As the world’s media focuses on Scotland amid the historic climate policies being discussed at Glasgow’s COP26 summit, one of the country’s leading tourism businesses, adventure specialists Wilderness Scotland, announced 4 November its intention to become True Net Zero by 2030, and reveals a pioneering carbon labelling scheme, including surveys of over 300 of its partner hotels.

In January 2020, Wilderness Scotland was one of the founding signatories to Tourism Declares a Climate Emergency, committing to a 50% reduction in carbon emissions by 2030. Tomorrow, The Glasgow Declaration on Climate Action in Tourism  is being signed by policy makers and industry representatives to support these aims and encourage the travel industry to halve emissions by 2030.

Paul Easto (main image), co-founder of Wilderness Scotland, who is himself talking at COP26 tomorrow at the Destination Net Zero event hosted by VisitScotland & Net Zero Scotland, comments, “The Wilderness Group is not only 100% supportive of the Glasgow Declaration but is going further over the next decade. Our goal, through commitment to science-based emission reduction targets, is to not only half our emissions by 2030 but to achieve True Net Zero status. This means that by 2030 we commit to reducing our emissions by 90% (a reduction of 9% p.a. for 10 years from our base year 2020) and permanently removing carbon from the atmosphere for those emissions which remain.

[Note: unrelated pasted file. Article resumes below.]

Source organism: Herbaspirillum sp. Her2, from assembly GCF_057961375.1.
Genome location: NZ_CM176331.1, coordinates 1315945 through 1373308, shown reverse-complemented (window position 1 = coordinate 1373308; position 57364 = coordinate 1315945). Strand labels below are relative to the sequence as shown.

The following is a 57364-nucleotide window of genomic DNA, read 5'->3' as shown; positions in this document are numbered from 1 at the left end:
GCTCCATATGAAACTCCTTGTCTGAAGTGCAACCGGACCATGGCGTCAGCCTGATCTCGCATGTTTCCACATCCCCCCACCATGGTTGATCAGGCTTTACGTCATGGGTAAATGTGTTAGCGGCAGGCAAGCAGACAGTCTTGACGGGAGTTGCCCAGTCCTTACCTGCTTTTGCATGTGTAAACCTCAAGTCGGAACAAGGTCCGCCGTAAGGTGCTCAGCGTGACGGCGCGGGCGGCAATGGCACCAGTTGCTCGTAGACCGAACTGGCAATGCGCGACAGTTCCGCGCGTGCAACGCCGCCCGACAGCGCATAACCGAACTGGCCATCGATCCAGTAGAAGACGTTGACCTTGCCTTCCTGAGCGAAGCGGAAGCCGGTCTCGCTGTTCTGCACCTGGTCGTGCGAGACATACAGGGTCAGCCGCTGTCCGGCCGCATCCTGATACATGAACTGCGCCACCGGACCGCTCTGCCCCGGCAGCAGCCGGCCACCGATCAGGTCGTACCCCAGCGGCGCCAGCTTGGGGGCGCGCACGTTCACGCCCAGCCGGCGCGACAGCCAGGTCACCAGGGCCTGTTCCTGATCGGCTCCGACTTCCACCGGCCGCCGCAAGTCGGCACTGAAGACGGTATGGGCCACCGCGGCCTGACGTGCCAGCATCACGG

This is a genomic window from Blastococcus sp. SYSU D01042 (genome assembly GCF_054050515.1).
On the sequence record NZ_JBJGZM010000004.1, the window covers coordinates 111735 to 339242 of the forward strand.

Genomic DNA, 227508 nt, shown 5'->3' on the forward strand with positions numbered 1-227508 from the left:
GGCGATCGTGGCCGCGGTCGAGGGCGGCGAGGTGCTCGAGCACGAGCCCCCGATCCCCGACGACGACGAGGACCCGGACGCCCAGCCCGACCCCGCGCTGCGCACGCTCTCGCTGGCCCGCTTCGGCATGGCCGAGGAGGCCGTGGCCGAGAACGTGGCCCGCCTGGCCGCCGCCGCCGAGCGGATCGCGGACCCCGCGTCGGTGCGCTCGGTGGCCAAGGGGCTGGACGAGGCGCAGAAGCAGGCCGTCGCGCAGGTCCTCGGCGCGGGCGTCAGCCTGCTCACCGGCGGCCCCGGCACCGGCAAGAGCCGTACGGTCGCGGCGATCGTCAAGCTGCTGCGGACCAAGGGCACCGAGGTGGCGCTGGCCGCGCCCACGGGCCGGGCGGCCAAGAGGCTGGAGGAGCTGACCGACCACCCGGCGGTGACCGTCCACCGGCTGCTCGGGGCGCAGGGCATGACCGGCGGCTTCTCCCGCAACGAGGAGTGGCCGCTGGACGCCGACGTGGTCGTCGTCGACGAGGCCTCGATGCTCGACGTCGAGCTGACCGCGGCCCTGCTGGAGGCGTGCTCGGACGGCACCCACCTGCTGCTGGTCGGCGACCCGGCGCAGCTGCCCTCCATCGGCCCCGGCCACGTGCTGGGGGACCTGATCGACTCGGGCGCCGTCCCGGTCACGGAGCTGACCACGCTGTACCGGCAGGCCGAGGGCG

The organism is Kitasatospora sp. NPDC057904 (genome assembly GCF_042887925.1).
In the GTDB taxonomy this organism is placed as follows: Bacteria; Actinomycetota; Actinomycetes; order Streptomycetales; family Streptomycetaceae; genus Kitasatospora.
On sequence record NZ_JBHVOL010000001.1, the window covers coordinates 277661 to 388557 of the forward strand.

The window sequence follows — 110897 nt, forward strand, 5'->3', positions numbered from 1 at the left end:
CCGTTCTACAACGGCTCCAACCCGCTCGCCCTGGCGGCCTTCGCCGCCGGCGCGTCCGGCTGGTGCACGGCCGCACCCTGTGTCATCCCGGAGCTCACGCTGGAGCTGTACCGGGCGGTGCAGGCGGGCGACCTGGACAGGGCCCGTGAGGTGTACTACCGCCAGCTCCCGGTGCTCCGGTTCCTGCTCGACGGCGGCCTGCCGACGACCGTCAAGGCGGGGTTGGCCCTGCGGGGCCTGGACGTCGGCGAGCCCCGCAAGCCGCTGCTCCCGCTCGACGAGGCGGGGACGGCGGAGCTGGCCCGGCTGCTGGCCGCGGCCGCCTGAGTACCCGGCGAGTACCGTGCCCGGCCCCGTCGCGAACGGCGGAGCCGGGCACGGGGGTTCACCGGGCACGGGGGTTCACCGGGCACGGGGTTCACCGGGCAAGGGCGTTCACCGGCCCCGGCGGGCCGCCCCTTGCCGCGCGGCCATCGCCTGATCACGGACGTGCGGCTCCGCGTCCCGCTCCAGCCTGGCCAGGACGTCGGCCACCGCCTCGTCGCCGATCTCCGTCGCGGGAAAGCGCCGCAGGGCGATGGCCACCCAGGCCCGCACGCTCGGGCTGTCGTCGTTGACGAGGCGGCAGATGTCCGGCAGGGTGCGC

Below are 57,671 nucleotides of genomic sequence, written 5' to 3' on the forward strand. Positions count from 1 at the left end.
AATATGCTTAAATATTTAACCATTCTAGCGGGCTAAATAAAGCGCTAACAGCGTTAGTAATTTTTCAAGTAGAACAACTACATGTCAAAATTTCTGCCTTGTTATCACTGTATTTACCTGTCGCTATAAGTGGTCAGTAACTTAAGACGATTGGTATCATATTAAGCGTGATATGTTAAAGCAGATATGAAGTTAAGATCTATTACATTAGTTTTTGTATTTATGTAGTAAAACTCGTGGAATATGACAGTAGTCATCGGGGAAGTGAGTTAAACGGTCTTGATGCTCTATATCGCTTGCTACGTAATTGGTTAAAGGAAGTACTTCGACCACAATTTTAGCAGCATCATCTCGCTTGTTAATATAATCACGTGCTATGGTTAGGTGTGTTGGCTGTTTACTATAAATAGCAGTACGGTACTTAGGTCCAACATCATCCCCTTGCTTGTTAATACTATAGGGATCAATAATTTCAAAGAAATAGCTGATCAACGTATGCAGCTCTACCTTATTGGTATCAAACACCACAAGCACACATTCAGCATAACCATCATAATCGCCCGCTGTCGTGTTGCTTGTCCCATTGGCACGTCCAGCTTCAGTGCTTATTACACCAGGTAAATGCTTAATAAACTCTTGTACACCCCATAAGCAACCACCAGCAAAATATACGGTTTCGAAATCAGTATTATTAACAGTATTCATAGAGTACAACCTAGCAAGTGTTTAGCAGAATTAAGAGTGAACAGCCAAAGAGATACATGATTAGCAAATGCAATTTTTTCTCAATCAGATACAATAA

“This commitment is only possible through the ground-breaking work we have done with the eCollective to precisely calculate the carbon footprint of each of the Wilderness Scotland, Wilderness Ireland and Wilderness England businesses. This work has involved more science than I will ever understand, alongside surveying 300+ suppliers plus a serious amount of spreadsheet power! The end result is not only a carbon footprint for the entire business but also the carbon footprint for each and every traveller joining any one of our 156 itineraries. We hope that the carbon labelling scheme we’re also launching today will become the norm for travel and tourism, allowing customers to make informed decisions on where and how to travel.”

Wilderness Scotland has been committed to sustainable tourism since being founded over 20 years ago. They operate a strict ‘leave no trace’ policy, encourage guests to visit remoter locations to help ease over-tourism and work with local rewilding and wildlife charities through their Conservation Contribution Scheme. To reach True Net Zero by 2030, Wilderness Scotland will be building upon these foundations and going further too, redesigning itineraries to reduce road travel, decarbonising their entire vehicle fleet and by continuing to work with the charity Trees for Life, by investing in carbon removal at their Highland estate at Dundreggan.

Travel Begins at 40 has also signed the Glasgow Declaration on Climate Action in Tourism.